All Manuals > Common Lisp Interface Manager 2.0 User's Guide > Chapter 7 Defining a New Presentation Type > 7.2 CLIM Operators for Defining New Presentation Types


7.2.2 CLIM Operators for Defining Presentation Type Abbreviations

You can define an abbreviation for a presentation type for the purpose of naming a commonly used cliche. The abbreviation is simply another name for a presentation type specifier.

Exported functions that call expand-presentation-type-abbreviation allow abbreviations.









define-presentation translator


Arguments: name parameters equivalent-type &key options

Summary: Defines a presentation type that is an abbreviation for the presentation type specifier that is the value of equivalent-type.

Where presentation type abbreviations are allowed, equivalent-type and abbreviations are exactly equivalent and can be used interchangeably.

name must be a symbol and must not be the name of a CLOS class.

The equivalent-type form might be evaluated at compile time if presentation type abbreviations are expanded by compiler optimizers. Unlike inherit-from , equivalent-type can perform arbitrary computations and is not called with dummy parameter and option values. The type specifier produced by evaluating equivalent-type can be a real presentation type or another abbreviation. If the type specifier doesn't include the standard option :description , the option is automatically copied from the abbreviation to its expansion.

Note that you cannot define any presentation methods on a presentation type abbreviation. If you need methods, use define-presentation-type instead.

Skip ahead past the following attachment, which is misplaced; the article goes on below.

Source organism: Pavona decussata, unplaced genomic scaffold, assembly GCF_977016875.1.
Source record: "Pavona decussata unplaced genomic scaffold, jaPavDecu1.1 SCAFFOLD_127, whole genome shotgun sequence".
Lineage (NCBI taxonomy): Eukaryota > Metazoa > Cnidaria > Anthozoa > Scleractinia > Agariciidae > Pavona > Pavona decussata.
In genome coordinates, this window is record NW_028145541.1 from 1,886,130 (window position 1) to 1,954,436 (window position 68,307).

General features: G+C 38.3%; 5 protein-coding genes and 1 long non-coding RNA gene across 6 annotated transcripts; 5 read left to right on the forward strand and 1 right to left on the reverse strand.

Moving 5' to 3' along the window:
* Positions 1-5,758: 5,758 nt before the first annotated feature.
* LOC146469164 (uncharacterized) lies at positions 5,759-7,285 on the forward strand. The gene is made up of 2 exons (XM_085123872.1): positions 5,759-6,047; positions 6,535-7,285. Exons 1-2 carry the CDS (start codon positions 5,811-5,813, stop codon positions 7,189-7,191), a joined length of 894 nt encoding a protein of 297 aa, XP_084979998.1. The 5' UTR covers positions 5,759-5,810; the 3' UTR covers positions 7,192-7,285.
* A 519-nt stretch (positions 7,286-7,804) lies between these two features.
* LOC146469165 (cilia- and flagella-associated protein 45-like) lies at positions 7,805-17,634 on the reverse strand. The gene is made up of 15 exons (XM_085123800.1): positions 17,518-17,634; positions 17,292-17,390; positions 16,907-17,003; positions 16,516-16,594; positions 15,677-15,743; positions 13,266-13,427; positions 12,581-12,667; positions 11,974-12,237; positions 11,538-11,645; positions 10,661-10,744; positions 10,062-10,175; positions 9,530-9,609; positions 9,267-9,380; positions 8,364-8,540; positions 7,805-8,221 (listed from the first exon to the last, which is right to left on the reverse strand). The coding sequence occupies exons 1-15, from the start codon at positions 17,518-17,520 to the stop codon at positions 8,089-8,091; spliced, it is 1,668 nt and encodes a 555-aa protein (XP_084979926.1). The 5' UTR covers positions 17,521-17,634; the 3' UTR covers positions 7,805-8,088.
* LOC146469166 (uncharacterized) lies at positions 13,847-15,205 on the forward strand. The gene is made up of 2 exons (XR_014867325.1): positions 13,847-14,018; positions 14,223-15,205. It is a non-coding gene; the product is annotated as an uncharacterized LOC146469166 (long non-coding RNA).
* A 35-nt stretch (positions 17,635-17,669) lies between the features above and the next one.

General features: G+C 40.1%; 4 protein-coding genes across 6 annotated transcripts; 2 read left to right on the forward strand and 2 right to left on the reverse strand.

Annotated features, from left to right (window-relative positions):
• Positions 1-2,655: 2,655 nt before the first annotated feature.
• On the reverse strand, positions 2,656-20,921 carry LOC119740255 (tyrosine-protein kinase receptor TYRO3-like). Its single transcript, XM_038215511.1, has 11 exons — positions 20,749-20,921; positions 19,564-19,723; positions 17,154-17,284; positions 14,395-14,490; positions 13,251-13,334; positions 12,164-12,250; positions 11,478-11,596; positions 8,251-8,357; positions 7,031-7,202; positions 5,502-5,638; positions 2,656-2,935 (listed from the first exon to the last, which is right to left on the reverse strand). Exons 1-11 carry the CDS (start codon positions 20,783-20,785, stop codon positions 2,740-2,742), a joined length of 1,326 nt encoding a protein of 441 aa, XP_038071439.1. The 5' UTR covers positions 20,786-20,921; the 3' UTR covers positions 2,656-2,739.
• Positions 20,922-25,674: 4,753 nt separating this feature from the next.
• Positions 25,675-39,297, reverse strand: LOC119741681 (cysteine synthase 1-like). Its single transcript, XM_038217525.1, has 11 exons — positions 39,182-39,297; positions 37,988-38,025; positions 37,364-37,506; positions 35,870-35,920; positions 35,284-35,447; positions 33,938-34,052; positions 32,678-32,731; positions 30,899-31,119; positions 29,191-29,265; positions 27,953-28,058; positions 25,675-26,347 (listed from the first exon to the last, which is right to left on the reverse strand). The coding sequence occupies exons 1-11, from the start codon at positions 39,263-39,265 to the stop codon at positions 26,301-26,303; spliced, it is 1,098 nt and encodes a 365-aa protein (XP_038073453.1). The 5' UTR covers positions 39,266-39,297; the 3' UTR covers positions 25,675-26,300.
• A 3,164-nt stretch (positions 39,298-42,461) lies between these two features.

define-presentation-type-abbreviation is used to name a commonly used cliche. For example, a presentation type to read an octal integer might be defined as:

        (define-presentation-type-abbreviation octal-integer 
          (&optional low high)
          `((integer ,low ,high) :base 8 
            :description "octal integer")) 

None of the arguments, except equivalent-type , is evaluated.

When writing presentation type abbreviations, it is sometimes useful to let CLIM include or exclude defaults for parameters and options. In some cases, you may also find it necessary to "expand" a presentation type abbreviation. The following three functions are useful in these circumstances.


Arguments: type &optional environment

Summary: If the presentation type specifier type is a presentation type abbreviation, or is an and , or , sequence , or sequence-enumerated that contains a presentation type abbreviation, then expand-presentation-type-abbreviation-1 expands the type abbreviation once and returns two values, the expansion and t . If type is not a presentation type abbreviation, then the values type and nil are returned. env is a macro-expansion environment, as in macroexpand .


Arguments: type &optional environment

Summary: expand-presentation-type-abbreviation is like expand-presentation-type-abbreviation-1 , except that type is repeatedly expanded until all presentation type abbreviations have been removed.

make-presentation-type-specifier [Function]	

Arguments: type-name-and-parameters &rest options

Summary: A convenient way to make a presentation type specifier including only non-default options. This is only useful for abbreviation expanders, not for the :inherit-from clause of define-presentation-type . type-name-and-parameters is a presentation type specifier that must be in the form of:

( type-name parameters ...)

options is a list of alternating keywords and values that are added as options to the specifier. If a value is equal to type-name 's default, that option is omitted, producing a more concise presentation type specifier.

Common Lisp Interface Manager 2.0 User's Guide - 20 Sep 2011